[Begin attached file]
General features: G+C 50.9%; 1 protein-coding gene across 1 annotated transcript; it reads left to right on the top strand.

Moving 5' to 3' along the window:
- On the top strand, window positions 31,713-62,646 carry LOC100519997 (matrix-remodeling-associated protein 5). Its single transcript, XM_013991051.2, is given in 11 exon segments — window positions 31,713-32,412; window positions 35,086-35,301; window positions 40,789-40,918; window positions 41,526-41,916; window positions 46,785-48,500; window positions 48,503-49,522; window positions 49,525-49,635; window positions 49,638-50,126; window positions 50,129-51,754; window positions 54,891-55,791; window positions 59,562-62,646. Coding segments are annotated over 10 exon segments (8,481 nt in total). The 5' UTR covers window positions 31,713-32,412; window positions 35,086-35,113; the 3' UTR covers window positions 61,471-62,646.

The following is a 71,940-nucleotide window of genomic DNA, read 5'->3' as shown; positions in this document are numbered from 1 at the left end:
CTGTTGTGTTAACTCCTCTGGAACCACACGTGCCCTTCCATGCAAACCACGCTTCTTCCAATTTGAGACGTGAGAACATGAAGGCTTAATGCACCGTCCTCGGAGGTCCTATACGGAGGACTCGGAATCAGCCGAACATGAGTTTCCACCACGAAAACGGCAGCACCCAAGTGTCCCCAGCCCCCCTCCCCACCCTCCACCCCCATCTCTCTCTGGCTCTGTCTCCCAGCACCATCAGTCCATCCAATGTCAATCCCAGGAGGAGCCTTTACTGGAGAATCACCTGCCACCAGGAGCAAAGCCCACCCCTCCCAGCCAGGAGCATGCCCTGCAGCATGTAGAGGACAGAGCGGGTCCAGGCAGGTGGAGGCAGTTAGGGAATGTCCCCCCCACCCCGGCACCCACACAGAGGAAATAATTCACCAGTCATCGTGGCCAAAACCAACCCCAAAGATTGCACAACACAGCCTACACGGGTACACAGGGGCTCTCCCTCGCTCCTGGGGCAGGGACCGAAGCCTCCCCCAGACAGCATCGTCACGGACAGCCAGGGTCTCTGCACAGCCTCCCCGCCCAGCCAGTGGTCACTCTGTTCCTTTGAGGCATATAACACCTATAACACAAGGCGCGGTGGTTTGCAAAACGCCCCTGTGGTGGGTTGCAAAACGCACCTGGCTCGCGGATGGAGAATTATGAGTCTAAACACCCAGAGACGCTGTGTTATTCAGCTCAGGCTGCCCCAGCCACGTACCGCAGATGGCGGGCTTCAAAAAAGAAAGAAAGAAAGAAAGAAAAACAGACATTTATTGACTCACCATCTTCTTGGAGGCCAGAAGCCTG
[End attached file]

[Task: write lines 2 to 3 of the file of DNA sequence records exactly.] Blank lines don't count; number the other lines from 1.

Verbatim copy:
Moving 5' to 3' along the window:
- On the top strand, window positions 31,713-62,646 carry LOC100519997 (matrix-remodeling-associated protein 5). Its single transcript, XM_013991051.2, is given in 11 exon segments — window positions 31,713-32,412; window positions 35,086-35,301; window positions 40,789-40,918; window positions 41,526-41,916; window positions 46,785-48,500; window positions 48,503-49,522; window positions 49,525-49,635; window positions 49,638-50,126; window positions 50,129-51,754; window positions 54,891-55,791; window positions 59,562-62,646. Coding segments are annotated over 10 exon segments (8,481 nt in total). The 5' UTR covers window positions 31,713-32,412; window positions 35,086-35,113; the 3' UTR covers window positions 61,471-62,646.